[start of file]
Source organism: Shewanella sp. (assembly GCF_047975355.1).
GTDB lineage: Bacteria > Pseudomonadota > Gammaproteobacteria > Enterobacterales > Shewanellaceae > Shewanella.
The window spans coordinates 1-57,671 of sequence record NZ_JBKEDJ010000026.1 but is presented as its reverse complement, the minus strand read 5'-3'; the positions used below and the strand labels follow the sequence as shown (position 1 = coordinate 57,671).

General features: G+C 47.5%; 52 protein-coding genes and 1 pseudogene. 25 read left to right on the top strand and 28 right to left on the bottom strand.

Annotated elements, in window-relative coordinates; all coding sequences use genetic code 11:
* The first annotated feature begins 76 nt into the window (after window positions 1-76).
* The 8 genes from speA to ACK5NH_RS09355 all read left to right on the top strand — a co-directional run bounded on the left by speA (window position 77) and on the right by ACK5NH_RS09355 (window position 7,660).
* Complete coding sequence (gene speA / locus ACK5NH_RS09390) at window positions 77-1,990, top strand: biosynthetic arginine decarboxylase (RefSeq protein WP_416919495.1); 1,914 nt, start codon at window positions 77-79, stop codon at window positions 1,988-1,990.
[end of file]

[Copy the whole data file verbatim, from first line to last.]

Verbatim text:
Source organism: Shewanella sp. (assembly GCF_047975355.1).
GTDB lineage: Bacteria > Pseudomonadota > Gammaproteobacteria > Enterobacterales > Shewanellaceae > Shewanella.
The window spans coordinates 1-57,671 of sequence record NZ_JBKEDJ010000026.1 but is presented as its reverse complement, the minus strand read 5'-3'; the positions used below and the strand labels follow the sequence as shown (position 1 = coordinate 57,671).

General features: G+C 47.5%; 52 protein-coding genes and 1 pseudogene. 25 read left to right on the top strand and 28 right to left on the bottom strand.

Annotated elements, in window-relative coordinates; all coding sequences use genetic code 11:
* The first annotated feature begins 76 nt into the window (after window positions 1-76).
* The 8 genes from speA to ACK5NH_RS09355 all read left to right on the top strand — a co-directional run bounded on the left by speA (window position 77) and on the right by ACK5NH_RS09355 (window position 7,660).
* Complete coding sequence (gene speA / locus ACK5NH_RS09390) at window positions 77-1,990, top strand: biosynthetic arginine decarboxylase (RefSeq protein WP_416919495.1); 1,914 nt, start codon at window positions 77-79, stop codon at window positions 1,988-1,990.